17 Feb 2022
17 Feb 2022
Status: a revised version of this preprint is currently under review for the journal NHESS.

Uncovering the veil of night light changes in times of catastrophe

Vincent G. Schippers1 and Wouter J. W. Botzen1,2 Vincent G. Schippers and Wouter J. W. Botzen
  • 1Utrecht University School of Economics; Kriekenpitplein 21-22, 3584EC Utrecht, Netherlands
  • 2Institute for Environmental Studies (IVM), VU Amsterdam; De Boelelaan 1111, 1081 HV Amsterdam, Netherlands

Abstract. Natural disasters have large social and economic consequences. However, adequate economic and social data to study subnational economic effects of these negative shocks are typically hard to come by especially in low-income countries. For this reason, the use of night light data is becoming increasingly popular in studies that aim to estimate the impacts of natural disasters on local economic activity. However, it is often unclear what observed changes in night lights represent exactly. In this paper, we examine how changes in night light emissions following a severe hurricane relate with local population, employment, and income statistics. We do so for the case of Hurricane Katrina, which struck the coastline of Lousiana and Mississippi in August 2005. Hurricane Katrina is an excellent case for this purpose since it is one of the biggest hurricanes in recent history in terms of human and economic impacts, made landfall in a country with high-quality sub-national socioeconomic data collection, and is covered extensively in the academic literature. We find that overall night light changes reflect the general pattern of direct impacts of Katrina as well as indirect impacts and subsequent population and economic recovery. Our results suggest that change in light intensity is mostly reflective of changes in resident population and the total number of employed people within the affected area, and less so but positively related to aggregate income and real GDP.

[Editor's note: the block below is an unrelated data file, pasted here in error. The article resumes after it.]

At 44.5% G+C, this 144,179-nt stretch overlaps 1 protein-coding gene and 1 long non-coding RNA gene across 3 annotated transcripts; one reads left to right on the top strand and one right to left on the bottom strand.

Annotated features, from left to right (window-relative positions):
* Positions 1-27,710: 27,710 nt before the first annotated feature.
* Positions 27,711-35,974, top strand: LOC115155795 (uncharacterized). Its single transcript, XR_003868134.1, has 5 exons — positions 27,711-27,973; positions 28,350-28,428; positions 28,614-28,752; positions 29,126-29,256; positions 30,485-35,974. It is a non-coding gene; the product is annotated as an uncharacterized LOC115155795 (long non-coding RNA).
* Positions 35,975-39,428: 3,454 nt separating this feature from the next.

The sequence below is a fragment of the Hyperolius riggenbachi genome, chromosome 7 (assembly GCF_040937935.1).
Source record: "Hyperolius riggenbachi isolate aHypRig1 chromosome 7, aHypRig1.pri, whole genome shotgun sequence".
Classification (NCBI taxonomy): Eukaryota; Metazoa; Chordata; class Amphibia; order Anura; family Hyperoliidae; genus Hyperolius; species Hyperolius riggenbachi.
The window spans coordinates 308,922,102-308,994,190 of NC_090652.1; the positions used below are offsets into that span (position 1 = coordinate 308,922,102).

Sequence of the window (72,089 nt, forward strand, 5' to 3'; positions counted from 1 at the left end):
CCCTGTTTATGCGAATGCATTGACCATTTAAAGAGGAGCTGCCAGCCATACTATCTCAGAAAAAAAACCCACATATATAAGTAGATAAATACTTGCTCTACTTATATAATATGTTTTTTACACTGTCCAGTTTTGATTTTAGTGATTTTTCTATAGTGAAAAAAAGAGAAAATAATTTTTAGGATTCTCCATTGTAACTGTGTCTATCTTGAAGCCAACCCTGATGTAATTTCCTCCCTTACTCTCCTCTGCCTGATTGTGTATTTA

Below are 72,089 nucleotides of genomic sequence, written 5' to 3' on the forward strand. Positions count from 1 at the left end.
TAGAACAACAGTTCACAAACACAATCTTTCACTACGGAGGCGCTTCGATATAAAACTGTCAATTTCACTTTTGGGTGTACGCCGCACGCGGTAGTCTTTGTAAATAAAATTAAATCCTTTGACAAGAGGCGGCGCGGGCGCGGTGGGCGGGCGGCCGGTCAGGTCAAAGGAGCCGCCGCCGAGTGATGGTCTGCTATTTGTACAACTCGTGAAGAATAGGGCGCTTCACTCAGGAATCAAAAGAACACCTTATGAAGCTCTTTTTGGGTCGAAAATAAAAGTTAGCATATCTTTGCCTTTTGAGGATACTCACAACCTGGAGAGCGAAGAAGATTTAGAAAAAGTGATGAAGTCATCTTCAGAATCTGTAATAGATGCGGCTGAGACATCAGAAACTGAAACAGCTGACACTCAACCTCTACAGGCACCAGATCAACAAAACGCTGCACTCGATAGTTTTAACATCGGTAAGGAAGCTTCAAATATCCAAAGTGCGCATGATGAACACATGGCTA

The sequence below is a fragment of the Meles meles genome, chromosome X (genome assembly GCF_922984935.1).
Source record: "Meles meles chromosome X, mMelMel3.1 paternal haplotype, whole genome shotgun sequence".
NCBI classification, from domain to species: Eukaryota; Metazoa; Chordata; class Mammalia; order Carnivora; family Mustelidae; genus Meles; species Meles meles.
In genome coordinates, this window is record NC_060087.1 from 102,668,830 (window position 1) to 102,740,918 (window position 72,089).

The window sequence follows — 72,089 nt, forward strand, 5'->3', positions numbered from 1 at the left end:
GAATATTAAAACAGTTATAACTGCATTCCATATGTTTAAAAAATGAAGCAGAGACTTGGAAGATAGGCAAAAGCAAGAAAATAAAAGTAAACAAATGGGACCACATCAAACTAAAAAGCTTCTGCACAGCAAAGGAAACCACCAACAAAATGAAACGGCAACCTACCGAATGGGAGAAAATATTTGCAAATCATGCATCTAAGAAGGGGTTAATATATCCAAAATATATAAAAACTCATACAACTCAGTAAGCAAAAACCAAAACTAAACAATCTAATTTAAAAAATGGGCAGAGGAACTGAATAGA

Vincent G. Schippers and Wouter J. W. Botzen

Status: final response (author comments only)

Comment types: AC – author | RC – referee | CC – community | EC – editor | CEC – chief editor | : Report abuse
  • RC1: 'Comment on nhess-2022-23', Anonymous Referee #1, 10 Mar 2022
    • AC1: 'Reply on RC1', Vincent Schippers, 13 May 2022
  • RC2: 'Comment on nhess-2022-23', Anonymous Referee #2, 12 Mar 2022
    • AC2: 'Reply on RC2', Vincent Schippers, 13 May 2022
  • RC3: 'Comment on nhess-2022-23', Anonymous Referee #3, 15 Mar 2022
    • AC3: 'Reply on RC3', Vincent Schippers, 13 May 2022

Vincent G. Schippers and Wouter J. W. Botzen

Vincent G. Schippers and Wouter J. W. Botzen


Total article views: 545 (including HTML, PDF, and XML)
HTML PDF XML Total BibTeX EndNote
382 141 22 545 12 11
  • HTML: 382
  • PDF: 141
  • XML: 22
  • Total: 545
  • BibTeX: 12
  • EndNote: 11
Views and downloads (calculated since 17 Feb 2022)
Cumulative views and downloads (calculated since 17 Feb 2022)

Viewed (geographical distribution)

Total article views: 494 (including HTML, PDF, and XML) Thereof 494 with geography defined and 0 with unknown origin.
Country # Views %
  • 1
Latest update: 04 Nov 2022
Short summary
Researchers studying economic impacts of natural disasters increasingly use night light as a proxy for local economic activity, when socioeconomic data are unavailable. But often it is unclear what changes in light intensity represent in the context of disasters. We study this in detail for hurricane Katrina, and find a strong correlation with building damage and changes in population, employment, and GDP. We conclude that night light data are useful to study local impacts of natural disasters.